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Wednesday, 20 December 1978


Dear boys and girls, and dear young people,

This Wednesday, too, there takes place, in this Vatican Basilica, the usual, but cordial and significant meeting between the Pope and all of you, so numerous, joyful and eloquent with your lively faces and your affectionate tributes.

The Pope, who represents the youth of Christ and the Church, is always happy to meet those who are the expression of the youth of life and mankind!

There is, therefore, an affinity of spirit between us; a need, as it were, to talk to one another as among real friends, is established; a taste to communicate joys, hopes, ideals is perceived; the desire for dialogue emerges, lively and spontaneous. On the part of the Pope, this dialogue consists of teachings of truth and goodness, of exhortation and encouragement, benevolence and blessing; while on the part of you, children and young people, it is manifested in the free and willing acceptance of these fatherly teachings, it is expressed in the promise to carry out what is said to you, it takes on concrete shape in the commitment to be witnesses among those of your own age, to the true joy that flourishes in good, pure heart,. rich in the Lord's grace.

Today I intend to call your attention to this grace, which is manifested in a quite particular and moving way in the Incarnation of the Word of God, that is, in the temporal Birth of Jesus, so that you too, contemplating the great mystery of love and light which radiates from the Heavenly Child, may be able, like the shepherds of Bethlehem, to return to your homes full of joy praising God in the heavens above for the ineffable gift of his Only begotten Son to men, and bestowing this same joy also on others.

"The Lord is near!", the Liturgy repeats to us in more and mort stirring and moved tones, in these days. We must say sincerely that, if the heart rejoices at this announcement, the mind asks itself the question: why does the Lord come to us? I will answer this question, resuming and completing the talk on Advent, started in the last few weeks. In it three great fundamental truths were outlined: God who creates and in creating reveals, at the same time, himself; the man created in the image and likeness of God "reflects" God in the visible created world; God bestows his grace, that is, he wills "all men to be saved and to come to the knowledge of the truth". He wishes every man to share in his truth, his love, his mystery, so that he can share in His divine life itself.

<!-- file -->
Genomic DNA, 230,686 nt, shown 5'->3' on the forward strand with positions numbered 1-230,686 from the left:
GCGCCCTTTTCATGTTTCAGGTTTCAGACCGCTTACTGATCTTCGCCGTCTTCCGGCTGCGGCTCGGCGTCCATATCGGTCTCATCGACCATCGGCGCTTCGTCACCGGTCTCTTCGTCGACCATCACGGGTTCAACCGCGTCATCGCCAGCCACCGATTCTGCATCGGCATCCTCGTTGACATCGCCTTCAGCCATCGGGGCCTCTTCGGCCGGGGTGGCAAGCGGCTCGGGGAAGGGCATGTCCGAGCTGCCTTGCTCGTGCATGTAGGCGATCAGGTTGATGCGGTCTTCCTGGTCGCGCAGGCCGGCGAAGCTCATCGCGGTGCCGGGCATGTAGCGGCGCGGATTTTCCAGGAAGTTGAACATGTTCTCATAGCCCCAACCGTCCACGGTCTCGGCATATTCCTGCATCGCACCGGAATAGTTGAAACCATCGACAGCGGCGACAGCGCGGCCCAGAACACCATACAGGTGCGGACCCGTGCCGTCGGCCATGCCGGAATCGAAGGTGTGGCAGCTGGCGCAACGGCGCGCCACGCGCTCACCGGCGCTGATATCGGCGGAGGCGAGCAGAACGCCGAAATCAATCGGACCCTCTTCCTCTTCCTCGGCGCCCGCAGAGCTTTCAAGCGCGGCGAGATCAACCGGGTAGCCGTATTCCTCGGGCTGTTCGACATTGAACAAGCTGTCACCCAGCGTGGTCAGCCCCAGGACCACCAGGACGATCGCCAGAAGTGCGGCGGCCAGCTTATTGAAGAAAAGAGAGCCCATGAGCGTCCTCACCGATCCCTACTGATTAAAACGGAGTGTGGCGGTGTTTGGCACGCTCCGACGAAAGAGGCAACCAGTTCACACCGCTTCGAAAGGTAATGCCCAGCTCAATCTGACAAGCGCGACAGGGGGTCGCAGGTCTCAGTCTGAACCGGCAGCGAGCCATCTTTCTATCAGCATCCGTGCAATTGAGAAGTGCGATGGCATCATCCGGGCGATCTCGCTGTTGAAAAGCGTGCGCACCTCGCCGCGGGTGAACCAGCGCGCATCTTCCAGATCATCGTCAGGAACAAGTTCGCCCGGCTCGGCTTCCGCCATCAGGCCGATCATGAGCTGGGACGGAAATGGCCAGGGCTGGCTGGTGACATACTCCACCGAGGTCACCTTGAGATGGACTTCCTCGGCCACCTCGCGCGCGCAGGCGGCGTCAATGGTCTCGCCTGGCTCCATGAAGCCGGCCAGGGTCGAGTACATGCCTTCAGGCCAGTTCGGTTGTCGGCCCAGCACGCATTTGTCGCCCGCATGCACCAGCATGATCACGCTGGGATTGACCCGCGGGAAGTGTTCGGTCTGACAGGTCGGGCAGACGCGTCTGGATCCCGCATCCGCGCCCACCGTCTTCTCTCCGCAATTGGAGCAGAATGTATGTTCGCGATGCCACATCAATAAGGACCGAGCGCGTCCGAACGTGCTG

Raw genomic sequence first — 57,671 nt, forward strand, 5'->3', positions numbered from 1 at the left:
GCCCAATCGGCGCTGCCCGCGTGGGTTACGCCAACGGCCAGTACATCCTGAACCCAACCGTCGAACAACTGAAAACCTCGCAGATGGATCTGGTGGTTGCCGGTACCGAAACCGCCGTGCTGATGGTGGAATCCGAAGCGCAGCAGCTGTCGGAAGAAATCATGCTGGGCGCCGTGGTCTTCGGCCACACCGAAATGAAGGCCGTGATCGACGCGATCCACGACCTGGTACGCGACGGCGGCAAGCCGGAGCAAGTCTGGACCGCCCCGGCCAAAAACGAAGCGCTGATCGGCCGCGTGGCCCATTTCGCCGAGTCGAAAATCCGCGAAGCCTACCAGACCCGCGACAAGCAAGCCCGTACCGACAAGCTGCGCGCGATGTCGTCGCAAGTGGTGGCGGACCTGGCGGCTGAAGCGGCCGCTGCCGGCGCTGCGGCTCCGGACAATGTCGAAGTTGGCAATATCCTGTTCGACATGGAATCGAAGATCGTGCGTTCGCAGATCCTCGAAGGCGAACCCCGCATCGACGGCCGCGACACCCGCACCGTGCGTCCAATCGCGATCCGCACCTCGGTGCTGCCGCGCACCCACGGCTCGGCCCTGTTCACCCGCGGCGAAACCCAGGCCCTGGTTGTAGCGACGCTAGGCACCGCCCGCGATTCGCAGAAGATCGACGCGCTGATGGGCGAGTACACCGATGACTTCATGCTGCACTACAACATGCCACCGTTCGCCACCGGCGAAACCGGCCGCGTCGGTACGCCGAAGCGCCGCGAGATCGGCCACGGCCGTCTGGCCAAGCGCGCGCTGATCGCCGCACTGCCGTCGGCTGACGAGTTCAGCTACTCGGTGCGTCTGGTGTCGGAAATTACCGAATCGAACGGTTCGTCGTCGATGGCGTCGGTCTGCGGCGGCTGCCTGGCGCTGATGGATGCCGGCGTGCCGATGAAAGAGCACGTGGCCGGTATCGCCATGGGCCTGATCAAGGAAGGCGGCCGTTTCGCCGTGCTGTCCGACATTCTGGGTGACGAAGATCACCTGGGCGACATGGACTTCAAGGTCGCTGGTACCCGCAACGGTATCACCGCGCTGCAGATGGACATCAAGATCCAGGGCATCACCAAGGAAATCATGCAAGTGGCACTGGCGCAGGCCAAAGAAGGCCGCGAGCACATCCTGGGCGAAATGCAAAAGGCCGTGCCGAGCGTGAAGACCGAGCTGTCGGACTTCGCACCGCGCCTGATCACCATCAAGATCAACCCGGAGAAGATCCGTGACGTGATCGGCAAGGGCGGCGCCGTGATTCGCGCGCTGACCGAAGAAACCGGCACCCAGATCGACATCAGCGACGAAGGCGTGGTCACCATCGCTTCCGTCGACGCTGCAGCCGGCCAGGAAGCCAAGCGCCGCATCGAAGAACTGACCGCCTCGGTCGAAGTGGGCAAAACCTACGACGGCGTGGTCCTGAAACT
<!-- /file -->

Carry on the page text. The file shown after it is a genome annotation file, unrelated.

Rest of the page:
What a marvellous destiny! To live by God and with God always, to be happy for ever together with him!

God, however, does not want us to be safe and happy in an unconscious way or unwillingly, but he calls for our conscious and free collaboration, placing us before the "tree of the knowledge of good and of evil", that is, he proposes to us a choice, he demands from test of faithfulness.

We know very well how Adam and Eve first of all and then their descendants, following their fatal example, had more "knowledge of evil" than of good. In this way original sin, the beginning and symbol of so many sins, of immense ruin, of physical and spiritual death, made its appearance in the world.

Sin! The catechism tells us that it is transgression of God's commandment. We know that the Lord is offended, friendship with him is broken, his grace is lost, one strays from the right path, heading for ruin. God, by means of his commandments teaches us in practice how we must behave in order to live in a dignified, human and serene way; with them he instils in us respect for our parents superiors (IV commandment), respect for life in all its manifestations (V commandment), respect for the body and love (VI commandment), respect for what belongs to others (VII commandment), respect for truth (VIII commandment).

Sin is to ignore, trample upon, and transgress these wise and useful rules which the Lord gave us; that is why it is disorder and ruin! With so many "voices" inside and outside us, it tempts us, that is, urges us not to believe in God, not to listen to his fatherly invitations, to prefer our whim to his friendship. Committing sin, we are far from God, against God, without God!

Advent tells us that the Lord comes "for us and for our salvation", that is, to set us free from sin, to give back to us his friendship, to illuminate our minds with his light and warm our hearts with his love.

Jesus is about to come: on Christmas night we go to him to express to him our sincere and heartfelt  "thank you", to ask him for the strength to keep us always far from sin and to remain constantly faithful to his infinite love.

I cannot leave you without extending to you a cordial fatherly greeting: may the Child of Bethlehem, together with his and our Sweet Mother, smile upon you and lavish upon you and all Your dear ones the gifts of joy, peace and prosperity; may he grant you, finally, his heavenly Blessing, of which mine is an anticipation and a sign.


© Copyright 1978 - Libreria Editrice Vaticana


Copyright © Dicastero per la Comunicazione - Libreria Editrice Vaticana